Low-pressure all-comers track meets provide fun for all ages and skill levels
As an athlete, David Pietka's best events were the long jump and the high jump, but his love for track and field has turned into a marathon.
Early on a perfect spring evening, a gigantic field day takes shape at Grant High School in Northeast Portland and hundreds of bodies swirl around Pietka, a longtime Portland real estate appraiser.
Pietka is both nerve center and master of ceremonies at this weekly all-comers event, as he has been for 13 years. He directs traffic for participants young and old, supervises dozens of volunteers and issues a steady stream of announcements over the public address system. There are better athletes in attendance, but none is moving more skillfully than the 55-year-old Pietka. Or enjoying the event more.
'I'm a track nut from the old Eugene days in the '60s,' he says, referring to a heyday at and around the University of Oregon that produced running legend Steve Prefontaine and a lesser athlete named Phil Knight, who proved better at sports apparel than sports.
In high school, Pietka high-jumped 6 1/2 feet and posted long-jump distances that rivaled the state's best, but he'd caught the track bug earlier, at an all-comers meet sponsored by a local civic organization.
'I got ribbons, and they're still in my scrapbook,' he says. 'It built my self-esteem.'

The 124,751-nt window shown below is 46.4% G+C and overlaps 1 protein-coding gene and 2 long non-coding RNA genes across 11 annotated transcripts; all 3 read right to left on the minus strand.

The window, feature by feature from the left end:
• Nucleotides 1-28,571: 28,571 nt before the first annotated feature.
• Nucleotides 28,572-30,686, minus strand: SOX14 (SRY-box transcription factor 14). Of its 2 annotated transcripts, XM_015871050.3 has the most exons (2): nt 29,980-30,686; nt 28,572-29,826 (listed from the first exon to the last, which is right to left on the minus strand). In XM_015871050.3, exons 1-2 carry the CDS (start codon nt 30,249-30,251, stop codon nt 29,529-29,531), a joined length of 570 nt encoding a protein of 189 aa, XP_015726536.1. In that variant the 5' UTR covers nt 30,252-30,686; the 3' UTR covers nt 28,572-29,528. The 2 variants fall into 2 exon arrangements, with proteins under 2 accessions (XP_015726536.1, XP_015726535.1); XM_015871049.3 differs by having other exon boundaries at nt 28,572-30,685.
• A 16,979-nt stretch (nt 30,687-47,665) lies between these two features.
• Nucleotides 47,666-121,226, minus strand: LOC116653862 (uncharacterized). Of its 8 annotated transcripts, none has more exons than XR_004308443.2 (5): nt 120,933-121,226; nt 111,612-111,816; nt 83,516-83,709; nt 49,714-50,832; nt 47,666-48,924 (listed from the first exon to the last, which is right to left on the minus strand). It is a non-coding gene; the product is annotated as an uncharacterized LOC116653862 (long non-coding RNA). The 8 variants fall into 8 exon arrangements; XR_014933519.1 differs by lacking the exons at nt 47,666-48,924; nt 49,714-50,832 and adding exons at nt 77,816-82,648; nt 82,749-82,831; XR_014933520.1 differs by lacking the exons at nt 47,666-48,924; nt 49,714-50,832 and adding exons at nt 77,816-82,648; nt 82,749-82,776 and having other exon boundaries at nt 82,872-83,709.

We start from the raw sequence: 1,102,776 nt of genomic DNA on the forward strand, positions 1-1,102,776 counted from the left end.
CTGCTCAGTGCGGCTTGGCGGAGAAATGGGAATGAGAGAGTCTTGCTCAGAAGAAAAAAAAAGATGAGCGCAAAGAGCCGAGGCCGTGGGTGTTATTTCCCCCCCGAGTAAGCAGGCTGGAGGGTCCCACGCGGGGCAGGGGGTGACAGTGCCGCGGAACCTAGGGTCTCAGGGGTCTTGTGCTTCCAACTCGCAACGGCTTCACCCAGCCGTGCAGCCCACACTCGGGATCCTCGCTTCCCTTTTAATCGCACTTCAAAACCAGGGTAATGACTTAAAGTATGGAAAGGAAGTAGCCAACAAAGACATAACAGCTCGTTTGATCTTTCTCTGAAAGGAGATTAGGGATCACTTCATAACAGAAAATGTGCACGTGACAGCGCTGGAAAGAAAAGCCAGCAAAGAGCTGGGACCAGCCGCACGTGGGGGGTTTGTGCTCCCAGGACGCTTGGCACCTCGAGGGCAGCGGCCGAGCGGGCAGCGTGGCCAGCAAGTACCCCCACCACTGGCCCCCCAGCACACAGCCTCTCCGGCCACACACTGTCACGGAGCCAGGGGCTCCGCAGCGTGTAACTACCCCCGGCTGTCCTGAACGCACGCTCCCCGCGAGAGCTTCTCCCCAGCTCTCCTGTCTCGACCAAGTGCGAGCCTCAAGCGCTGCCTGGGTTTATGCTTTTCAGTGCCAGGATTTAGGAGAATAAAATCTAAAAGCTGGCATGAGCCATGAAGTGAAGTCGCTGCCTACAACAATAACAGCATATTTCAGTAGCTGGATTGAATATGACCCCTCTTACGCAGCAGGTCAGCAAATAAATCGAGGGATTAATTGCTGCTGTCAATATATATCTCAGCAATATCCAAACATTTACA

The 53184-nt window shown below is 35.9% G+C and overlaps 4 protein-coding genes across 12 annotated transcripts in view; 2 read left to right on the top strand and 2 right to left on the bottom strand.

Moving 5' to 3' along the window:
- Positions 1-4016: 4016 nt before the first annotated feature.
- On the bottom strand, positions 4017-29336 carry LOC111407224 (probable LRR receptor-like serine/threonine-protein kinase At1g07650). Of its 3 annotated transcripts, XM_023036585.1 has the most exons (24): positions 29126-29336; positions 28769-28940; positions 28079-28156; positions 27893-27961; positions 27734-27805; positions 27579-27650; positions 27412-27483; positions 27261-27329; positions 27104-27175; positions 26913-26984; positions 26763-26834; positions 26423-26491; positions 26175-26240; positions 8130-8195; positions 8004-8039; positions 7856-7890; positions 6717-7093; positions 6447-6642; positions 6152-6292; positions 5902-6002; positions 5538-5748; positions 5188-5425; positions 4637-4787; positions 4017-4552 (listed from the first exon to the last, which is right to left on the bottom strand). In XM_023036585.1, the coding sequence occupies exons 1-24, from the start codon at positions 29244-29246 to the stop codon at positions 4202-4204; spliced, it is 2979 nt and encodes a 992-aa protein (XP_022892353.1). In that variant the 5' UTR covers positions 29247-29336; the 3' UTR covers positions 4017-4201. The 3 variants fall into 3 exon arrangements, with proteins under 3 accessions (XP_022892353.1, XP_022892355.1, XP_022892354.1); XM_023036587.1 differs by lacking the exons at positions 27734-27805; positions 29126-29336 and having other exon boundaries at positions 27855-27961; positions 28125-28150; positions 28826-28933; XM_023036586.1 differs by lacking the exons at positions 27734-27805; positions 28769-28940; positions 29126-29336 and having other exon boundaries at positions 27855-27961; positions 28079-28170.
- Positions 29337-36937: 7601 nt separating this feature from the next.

Now, Pietka seeks to give other youngsters the same opportunity. In 1994, he saw the city of Portland and Grant High struggling to run an open meet for youth in the nearby community and elsewhere. The city had some funds and Grant had a facility, but the program lacked a vigorous administration, Pietka says. So he raised his hand.
'I saw that there was not enough support for kids to do what I had done,' he says. 'My interest started as a concerned citizen. This was a feature that was lacking in the city.'
Every year, Pietka's three local Foot Traffic stores, which sell shoes and apparel to runners, co-sponsor track and cross country meets for middle-schoolers as well as the series of all-comers events at Grant High, which take place Tuesday nights.
Sean Rivers, a partner at Foot Traffic, says Pietka's dedication to community involvement helped persuade him to get involved in both the business and the events.
'The goal has always been to introduce track and field to young athletes and their parents,' says Rivers, 26. 'It's a fairly noncompetitive, fun, family atmosphere. It makes sense for Portland.'
Pietka says the meets attract adults who want to stay in shape, serious athletes who want to stay in tune and wide-eyed kids getting their first taste of competition. That suits him just fine.
'We've had 3-year-olds in the 60-meter dash and 85-year-olds run in the mile,' Pietka says. 'Participants have come down and ended up working with the young people.
'If this creates a venue for kids to excel and to feel good about themselves, that's the goal. The philosophy is that every kid gets a ribbon for their activity. Many times, the kids run faster back to their parents to show them the ribbon than they did in their event.'
Coaches sometimes jump in
'Hey, I told you people to get back,' Ron Brown roars in mock anger. Young runners crowding the starting line for the 60-meter dash backpedal in a hurry, taking Grant High's assistant track coach seriously.